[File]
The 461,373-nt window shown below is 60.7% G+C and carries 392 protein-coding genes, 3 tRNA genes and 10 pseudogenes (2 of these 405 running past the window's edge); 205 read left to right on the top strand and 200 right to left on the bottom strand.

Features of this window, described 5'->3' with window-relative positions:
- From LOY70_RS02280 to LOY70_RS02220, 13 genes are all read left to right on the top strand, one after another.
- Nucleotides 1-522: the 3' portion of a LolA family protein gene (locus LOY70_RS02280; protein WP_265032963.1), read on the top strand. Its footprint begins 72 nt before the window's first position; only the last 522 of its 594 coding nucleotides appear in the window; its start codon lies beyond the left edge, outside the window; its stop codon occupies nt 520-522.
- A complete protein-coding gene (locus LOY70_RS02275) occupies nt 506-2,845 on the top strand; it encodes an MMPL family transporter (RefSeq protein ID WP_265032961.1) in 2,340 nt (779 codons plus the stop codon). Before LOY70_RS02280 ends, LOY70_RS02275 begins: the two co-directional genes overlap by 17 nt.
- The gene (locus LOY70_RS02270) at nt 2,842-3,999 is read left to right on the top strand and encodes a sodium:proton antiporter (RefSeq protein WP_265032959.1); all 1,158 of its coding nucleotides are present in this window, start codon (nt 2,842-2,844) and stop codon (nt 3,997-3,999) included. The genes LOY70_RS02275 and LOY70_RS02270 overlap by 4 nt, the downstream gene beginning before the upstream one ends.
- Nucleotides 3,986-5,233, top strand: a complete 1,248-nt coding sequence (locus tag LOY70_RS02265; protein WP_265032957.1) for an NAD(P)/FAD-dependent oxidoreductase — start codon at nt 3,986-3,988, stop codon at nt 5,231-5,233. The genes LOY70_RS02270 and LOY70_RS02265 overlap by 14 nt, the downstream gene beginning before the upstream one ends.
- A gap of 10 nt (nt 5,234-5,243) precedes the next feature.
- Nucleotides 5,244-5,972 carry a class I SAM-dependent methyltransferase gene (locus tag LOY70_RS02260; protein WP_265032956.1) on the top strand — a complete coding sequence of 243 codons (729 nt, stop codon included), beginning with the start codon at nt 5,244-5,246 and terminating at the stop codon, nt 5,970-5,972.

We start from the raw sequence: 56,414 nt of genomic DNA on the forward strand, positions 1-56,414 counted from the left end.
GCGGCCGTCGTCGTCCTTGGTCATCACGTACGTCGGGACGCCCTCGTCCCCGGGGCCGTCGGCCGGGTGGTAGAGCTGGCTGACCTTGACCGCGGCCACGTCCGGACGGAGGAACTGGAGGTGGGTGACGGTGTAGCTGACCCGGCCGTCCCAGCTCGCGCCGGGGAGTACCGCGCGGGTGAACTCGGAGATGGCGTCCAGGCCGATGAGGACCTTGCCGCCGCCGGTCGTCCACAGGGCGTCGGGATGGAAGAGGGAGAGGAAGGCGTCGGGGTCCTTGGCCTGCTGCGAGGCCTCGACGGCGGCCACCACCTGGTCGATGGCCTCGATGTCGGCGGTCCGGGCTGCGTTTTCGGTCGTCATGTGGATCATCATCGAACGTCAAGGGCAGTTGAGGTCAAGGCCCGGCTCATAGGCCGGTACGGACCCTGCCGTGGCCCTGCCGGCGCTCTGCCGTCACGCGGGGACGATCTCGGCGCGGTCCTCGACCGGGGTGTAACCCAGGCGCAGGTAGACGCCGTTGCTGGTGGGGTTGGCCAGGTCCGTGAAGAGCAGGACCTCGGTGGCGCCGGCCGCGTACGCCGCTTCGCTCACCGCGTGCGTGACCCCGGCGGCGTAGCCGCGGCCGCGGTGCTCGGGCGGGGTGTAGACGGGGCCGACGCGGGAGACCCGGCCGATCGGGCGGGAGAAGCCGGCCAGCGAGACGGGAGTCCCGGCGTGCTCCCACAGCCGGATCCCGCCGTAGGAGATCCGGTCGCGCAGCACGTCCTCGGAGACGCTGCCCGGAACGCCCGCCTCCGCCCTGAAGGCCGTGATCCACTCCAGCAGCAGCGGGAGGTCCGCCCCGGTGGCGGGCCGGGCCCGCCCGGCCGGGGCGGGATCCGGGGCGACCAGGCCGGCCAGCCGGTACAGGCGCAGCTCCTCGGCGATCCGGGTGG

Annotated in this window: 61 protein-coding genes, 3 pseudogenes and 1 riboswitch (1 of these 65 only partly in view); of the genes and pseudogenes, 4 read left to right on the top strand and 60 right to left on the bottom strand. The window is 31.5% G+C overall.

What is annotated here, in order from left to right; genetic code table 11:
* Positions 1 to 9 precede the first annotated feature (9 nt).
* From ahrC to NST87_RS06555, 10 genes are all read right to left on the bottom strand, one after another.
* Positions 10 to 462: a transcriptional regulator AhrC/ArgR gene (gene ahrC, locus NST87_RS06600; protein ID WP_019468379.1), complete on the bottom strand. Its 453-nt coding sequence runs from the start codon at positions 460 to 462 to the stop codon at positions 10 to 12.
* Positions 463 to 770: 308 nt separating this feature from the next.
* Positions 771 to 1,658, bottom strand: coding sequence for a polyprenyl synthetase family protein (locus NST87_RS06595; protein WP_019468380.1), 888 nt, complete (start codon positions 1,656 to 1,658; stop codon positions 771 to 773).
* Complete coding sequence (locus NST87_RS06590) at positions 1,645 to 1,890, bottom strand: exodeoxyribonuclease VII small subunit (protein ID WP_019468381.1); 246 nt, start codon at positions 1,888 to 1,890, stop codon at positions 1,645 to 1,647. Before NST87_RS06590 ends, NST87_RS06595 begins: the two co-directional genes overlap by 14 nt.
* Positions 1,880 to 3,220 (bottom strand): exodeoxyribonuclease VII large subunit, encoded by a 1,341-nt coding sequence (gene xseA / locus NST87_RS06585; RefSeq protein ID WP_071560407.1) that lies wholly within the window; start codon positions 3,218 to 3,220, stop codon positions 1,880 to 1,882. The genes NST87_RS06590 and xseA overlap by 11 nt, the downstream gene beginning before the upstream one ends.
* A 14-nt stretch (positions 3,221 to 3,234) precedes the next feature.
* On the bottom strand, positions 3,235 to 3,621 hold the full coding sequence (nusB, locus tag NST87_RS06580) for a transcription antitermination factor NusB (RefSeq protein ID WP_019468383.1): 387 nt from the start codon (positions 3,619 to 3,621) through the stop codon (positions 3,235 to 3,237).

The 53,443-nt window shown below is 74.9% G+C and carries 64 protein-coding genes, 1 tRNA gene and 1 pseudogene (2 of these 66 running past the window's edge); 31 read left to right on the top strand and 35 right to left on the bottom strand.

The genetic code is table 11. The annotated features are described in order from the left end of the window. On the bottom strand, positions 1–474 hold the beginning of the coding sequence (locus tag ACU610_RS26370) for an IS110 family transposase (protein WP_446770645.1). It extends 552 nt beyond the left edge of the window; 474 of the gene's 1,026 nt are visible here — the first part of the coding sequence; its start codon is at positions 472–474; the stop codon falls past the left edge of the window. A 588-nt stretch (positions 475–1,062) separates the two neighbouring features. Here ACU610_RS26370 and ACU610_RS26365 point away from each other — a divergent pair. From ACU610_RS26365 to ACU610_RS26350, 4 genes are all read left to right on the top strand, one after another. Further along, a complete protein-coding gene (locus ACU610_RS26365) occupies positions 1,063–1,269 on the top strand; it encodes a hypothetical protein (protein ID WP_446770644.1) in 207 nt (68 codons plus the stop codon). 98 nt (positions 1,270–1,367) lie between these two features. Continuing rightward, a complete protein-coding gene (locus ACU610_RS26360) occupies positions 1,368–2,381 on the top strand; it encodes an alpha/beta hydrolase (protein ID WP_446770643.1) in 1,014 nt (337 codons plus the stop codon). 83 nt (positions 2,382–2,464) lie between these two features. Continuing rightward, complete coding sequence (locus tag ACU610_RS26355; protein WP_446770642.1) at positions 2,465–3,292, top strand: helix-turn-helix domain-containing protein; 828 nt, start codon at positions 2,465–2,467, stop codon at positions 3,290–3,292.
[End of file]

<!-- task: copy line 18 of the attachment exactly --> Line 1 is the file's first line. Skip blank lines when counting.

* Positions 771 to 1,658, bottom strand: coding sequence for a polyprenyl synthetase family protein (locus NST87_RS06595; protein WP_019468380.1), 888 nt, complete (start codon positions 1,656 to 1,658; stop codon positions 771 to 773).